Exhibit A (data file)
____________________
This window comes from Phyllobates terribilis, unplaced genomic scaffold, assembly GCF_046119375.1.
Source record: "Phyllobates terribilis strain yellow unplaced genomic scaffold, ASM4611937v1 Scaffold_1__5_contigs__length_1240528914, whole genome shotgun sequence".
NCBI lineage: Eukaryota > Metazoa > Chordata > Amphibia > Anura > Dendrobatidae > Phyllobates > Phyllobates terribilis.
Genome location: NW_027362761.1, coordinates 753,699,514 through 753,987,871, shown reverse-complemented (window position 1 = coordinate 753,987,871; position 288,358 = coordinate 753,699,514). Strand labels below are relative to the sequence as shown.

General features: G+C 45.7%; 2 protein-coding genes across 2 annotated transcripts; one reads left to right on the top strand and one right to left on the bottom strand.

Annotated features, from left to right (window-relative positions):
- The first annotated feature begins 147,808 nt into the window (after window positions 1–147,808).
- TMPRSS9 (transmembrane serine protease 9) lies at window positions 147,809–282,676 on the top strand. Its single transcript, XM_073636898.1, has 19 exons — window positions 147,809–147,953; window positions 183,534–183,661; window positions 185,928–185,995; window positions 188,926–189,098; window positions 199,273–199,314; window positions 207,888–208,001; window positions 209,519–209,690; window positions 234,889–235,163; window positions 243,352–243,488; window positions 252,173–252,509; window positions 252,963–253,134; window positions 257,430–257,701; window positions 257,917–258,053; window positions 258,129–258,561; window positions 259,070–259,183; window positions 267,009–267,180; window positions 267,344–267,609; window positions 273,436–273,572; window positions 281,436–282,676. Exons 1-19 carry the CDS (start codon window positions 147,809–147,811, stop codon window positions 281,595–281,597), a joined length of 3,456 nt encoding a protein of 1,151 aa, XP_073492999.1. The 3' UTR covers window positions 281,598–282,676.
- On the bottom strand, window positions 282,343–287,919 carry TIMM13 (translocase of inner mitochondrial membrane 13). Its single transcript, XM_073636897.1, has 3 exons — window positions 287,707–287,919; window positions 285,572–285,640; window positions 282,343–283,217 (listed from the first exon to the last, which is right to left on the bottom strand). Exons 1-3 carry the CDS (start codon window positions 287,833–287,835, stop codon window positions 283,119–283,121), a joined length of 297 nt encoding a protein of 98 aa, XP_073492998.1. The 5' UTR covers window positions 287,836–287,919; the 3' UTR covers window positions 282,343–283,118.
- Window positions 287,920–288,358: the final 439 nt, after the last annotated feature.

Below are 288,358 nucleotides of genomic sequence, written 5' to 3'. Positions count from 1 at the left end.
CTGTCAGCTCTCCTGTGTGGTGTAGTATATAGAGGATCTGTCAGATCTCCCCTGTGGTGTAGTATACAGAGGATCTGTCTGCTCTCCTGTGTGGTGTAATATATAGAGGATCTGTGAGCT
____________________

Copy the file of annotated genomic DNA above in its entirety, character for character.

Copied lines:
This window comes from Phyllobates terribilis, unplaced genomic scaffold, assembly GCF_046119375.1.
Source record: "Phyllobates terribilis strain yellow unplaced genomic scaffold, ASM4611937v1 Scaffold_1__5_contigs__length_1240528914, whole genome shotgun sequence".
NCBI lineage: Eukaryota > Metazoa > Chordata > Amphibia > Anura > Dendrobatidae > Phyllobates > Phyllobates terribilis.
Genome location: NW_027362761.1, coordinates 753,699,514 through 753,987,871, shown reverse-complemented (window position 1 = coordinate 753,987,871; position 288,358 = coordinate 753,699,514). Strand labels below are relative to the sequence as shown.

General features: G+C 45.7%; 2 protein-coding genes across 2 annotated transcripts; one reads left to right on the top strand and one right to left on the bottom strand.

Annotated features, from left to right (window-relative positions):
- The first annotated feature begins 147,808 nt into the window (after window positions 1–147,808).
- TMPRSS9 (transmembrane serine protease 9) lies at window positions 147,809–282,676 on the top strand. Its single transcript, XM_073636898.1, has 19 exons — window positions 147,809–147,953; window positions 183,534–183,661; window positions 185,928–185,995; window positions 188,926–189,098; window positions 199,273–199,314; window positions 207,888–208,001; window positions 209,519–209,690; window positions 234,889–235,163; window positions 243,352–243,488; window positions 252,173–252,509; window positions 252,963–253,134; window positions 257,430–257,701; window positions 257,917–258,053; window positions 258,129–258,561; window positions 259,070–259,183; window positions 267,009–267,180; window positions 267,344–267,609; window positions 273,436–273,572; window positions 281,436–282,676. Exons 1-19 carry the CDS (start codon window positions 147,809–147,811, stop codon window positions 281,595–281,597), a joined length of 3,456 nt encoding a protein of 1,151 aa, XP_073492999.1. The 3' UTR covers window positions 281,598–282,676.
- On the bottom strand, window positions 282,343–287,919 carry TIMM13 (translocase of inner mitochondrial membrane 13). Its single transcript, XM_073636897.1, has 3 exons — window positions 287,707–287,919; window positions 285,572–285,640; window positions 282,343–283,217 (listed from the first exon to the last, which is right to left on the bottom strand). Exons 1-3 carry the CDS (start codon window positions 287,833–287,835, stop codon window positions 283,119–283,121), a joined length of 297 nt encoding a protein of 98 aa, XP_073492998.1. The 5' UTR covers window positions 287,836–287,919; the 3' UTR covers window positions 282,343–283,118.
- Window positions 287,920–288,358: the final 439 nt, after the last annotated feature.

Below are 288,358 nucleotides of genomic sequence, written 5' to 3'. Positions count from 1 at the left end.
CTGTCAGCTCTCCTGTGTGGTGTAGTATATAGAGGATCTGTCAGATCTCCCCTGTGGTGTAGTATACAGAGGATCTGTCTGCTCTCCTGTGTGGTGTAATATATAGAGGATCTGTGAGCT